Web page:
I sent the below email to the members of my teachers’ union. Considering the greater public interest of this issue, I thought it would make for an appropriate post here.
We are nearly a quarter of the way through the school year. I’ve had a great opportunity to speak with many of you across grades and schools and classifications. I’ve heard about many of the awesome successes and even some of the daily challenges that face you and your students. One of those challenges is class sizes.
Let me step back a bit and first offer a sincere thanks to a group of teachers who came out to the October School Board meeting at Brandywine Springs last week. I counted a little over a dozen RCEA Members who showed up – one of the largest RCEA presences at a Board meeting in my memory. What made it all the better is that some of the members got up and spoke before the body, engaging in the process to be both seen and heard. Again, a thank you to those members who came out.
I’m hoping you’ll consider coming to the next Board meeting. The next meeting is Wednesday, November 13, 7:00 pm at Brandywine Springs. HOWEVER, there is a SPECIAL PUBLIC HEARING on the topic of the CLASS SIZE WAIVER at 6:30pm. On that waiver issue…
I’ve heard from many of you. More so at the elementary level than the secondary level, although class sizes seem to be a recurring issue across grade levels. First, some background:
· Chapter 17, Title 14, Section 1705 of state code says that ALL K-3 classrooms must have no more than 22 students in their class size. This is state law.
· However, the state law has an interesting mechanism in it. It allows local school boards to issue a waiver to that requirement, in essence making the entire law TOOTHLESS. Why draft and pass a bill stating a class size maximum for K-3 if you can make it so easy for the local school board to issue a waiver?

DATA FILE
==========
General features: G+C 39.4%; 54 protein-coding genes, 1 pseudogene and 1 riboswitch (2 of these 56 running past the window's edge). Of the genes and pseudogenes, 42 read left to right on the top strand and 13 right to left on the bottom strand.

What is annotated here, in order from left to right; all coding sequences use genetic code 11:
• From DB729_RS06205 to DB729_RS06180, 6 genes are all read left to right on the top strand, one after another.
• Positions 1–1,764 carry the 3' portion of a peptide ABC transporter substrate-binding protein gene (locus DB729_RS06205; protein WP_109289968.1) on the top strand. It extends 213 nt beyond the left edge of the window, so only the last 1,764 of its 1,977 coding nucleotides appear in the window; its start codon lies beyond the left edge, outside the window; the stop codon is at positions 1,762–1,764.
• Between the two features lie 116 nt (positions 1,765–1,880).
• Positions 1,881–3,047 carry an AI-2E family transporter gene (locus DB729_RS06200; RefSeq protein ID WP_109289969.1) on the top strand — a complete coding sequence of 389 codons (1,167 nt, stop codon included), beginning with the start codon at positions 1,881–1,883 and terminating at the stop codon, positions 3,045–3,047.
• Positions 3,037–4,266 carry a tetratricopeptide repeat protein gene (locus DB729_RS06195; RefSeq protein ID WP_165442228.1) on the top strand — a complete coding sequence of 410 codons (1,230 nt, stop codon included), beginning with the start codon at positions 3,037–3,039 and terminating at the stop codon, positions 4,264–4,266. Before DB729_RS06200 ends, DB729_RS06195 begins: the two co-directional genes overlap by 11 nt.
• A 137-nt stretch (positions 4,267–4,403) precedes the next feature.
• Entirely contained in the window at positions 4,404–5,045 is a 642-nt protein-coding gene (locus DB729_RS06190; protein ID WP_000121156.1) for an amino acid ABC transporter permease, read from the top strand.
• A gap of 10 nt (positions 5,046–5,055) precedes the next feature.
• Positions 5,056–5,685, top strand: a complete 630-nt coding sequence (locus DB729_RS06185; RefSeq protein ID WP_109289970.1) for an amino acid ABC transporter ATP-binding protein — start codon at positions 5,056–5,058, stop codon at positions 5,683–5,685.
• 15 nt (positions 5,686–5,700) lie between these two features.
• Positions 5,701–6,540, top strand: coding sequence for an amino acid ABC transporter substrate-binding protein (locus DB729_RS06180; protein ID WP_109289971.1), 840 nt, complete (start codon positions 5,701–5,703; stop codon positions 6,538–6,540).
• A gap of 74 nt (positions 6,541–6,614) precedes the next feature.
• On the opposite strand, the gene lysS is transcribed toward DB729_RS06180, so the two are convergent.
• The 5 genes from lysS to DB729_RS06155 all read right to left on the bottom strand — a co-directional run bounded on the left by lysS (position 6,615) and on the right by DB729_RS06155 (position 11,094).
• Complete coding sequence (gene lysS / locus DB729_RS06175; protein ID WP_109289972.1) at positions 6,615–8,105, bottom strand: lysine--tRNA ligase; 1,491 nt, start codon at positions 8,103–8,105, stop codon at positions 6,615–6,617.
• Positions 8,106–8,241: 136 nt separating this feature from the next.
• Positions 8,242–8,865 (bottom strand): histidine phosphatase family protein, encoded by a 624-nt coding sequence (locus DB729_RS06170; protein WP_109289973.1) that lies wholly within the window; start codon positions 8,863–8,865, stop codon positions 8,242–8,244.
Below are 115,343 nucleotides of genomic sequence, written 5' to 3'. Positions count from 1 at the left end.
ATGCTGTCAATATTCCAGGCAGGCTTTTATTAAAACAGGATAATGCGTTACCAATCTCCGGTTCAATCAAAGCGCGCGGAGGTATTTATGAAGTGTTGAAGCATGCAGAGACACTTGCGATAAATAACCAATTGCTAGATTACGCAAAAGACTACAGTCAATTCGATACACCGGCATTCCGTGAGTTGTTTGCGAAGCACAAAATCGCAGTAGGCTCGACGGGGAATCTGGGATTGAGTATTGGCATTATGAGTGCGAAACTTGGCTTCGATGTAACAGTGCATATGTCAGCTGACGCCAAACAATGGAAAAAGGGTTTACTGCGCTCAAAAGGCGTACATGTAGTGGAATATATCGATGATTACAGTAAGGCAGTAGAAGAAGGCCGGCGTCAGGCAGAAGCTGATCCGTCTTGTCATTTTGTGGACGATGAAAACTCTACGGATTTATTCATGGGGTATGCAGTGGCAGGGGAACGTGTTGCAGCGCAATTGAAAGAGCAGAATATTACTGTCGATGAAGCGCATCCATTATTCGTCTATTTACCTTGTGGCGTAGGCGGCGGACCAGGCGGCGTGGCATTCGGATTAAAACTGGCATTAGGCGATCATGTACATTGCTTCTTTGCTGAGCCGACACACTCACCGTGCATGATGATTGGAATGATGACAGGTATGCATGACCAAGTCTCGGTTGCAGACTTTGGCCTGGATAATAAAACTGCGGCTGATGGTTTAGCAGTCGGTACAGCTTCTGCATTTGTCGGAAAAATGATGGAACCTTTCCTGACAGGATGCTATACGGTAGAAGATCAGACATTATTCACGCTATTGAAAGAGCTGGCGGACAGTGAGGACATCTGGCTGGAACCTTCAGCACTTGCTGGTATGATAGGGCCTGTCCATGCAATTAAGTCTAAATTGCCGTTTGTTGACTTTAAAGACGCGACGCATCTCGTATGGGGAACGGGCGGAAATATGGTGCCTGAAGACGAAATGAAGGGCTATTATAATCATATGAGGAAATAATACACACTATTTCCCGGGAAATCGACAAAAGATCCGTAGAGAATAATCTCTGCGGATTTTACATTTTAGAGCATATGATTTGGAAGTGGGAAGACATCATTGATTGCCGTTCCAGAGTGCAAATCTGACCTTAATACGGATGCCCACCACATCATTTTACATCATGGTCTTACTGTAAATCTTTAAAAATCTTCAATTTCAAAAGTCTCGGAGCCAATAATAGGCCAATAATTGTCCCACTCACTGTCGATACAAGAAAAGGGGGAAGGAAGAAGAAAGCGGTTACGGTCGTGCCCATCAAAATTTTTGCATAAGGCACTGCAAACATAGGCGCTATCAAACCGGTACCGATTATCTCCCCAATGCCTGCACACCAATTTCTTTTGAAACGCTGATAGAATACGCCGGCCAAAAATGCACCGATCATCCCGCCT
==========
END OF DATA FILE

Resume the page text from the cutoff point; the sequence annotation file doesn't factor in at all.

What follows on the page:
· Every year, the Red Clay School Board discusses the class size waiver at its November meeting. Every year the class size waiver passes and some of our K-3 classrooms see their sizes creep above 22 students.
So that’s a bit of background. This is, honestly, one of the most challenging discussions our District has every year. On the one hand, as professionals we realize that class sizes must be reduced in all of our schools – even more so at our high-poverty schools whose number of high-needs students far outpace the resources available. On the other hand, all school districts MUST make decisions that are financially sound. If the Red Clay School Board were to not pass the waiver, then by law they’d have to reach into local funds to pay for those positions – 100% from local funds. To do this would send the District on an absolute path to bankruptcy.
This truly is the case of a rock and a hard place. And this is why I need you. I have spoken at the last few Board meetings about the need for a truly grassroots effort to begin to discuss the issue of class sizes, unit counts, and funding formulas at the State level. This cannot be solved at the District level. Here’s what I need from you:
· Come to the November 13, 2013 School Board meeting at 6:30pm at Brandywine Springs. Wear RED if you can. I plan on speaking on behalf of the teachers of RCEA who have aired their concerns with me about class sizes and the need to revise – at the State level – our education funding formulas.
· This is most important: If you live in Delaware, then contact your State Senator and State Representative.Email. Mail. Phone. ANY WAY YOU CAN. Don’t know your legislator? Click here and in 30 seconds you’ll know both. Heck, even if you don’t live in Delaware, click over to that site, look at the map, and pick a legislator that represents Red Clay’s geographic region. Let them know you’re a teacher working in their district and you want the state to start looking into class sizes and funding formulas.
· Be an Advocate: I mentioned this in my speech at District Day. If someone is discussing education and you HEAR something you know isn’t true or needs clarifying, then speak up. Get your family and friends engaged on these issues. We need change. 1200 members of RCEA can do some major PR out there with the general public. We are our profession and we need to OWN it.
I know our lives are beyond busy with the commitments that extend well outside of the school day, but I do hope you’ll consider participating in some of the ACTIONS above. Our working conditions are our students’ learning conditions. We are a large body with an assumed amount of power based on our numbers alone. It’s time to start flexing that power.
All the best to you and please stay in touch,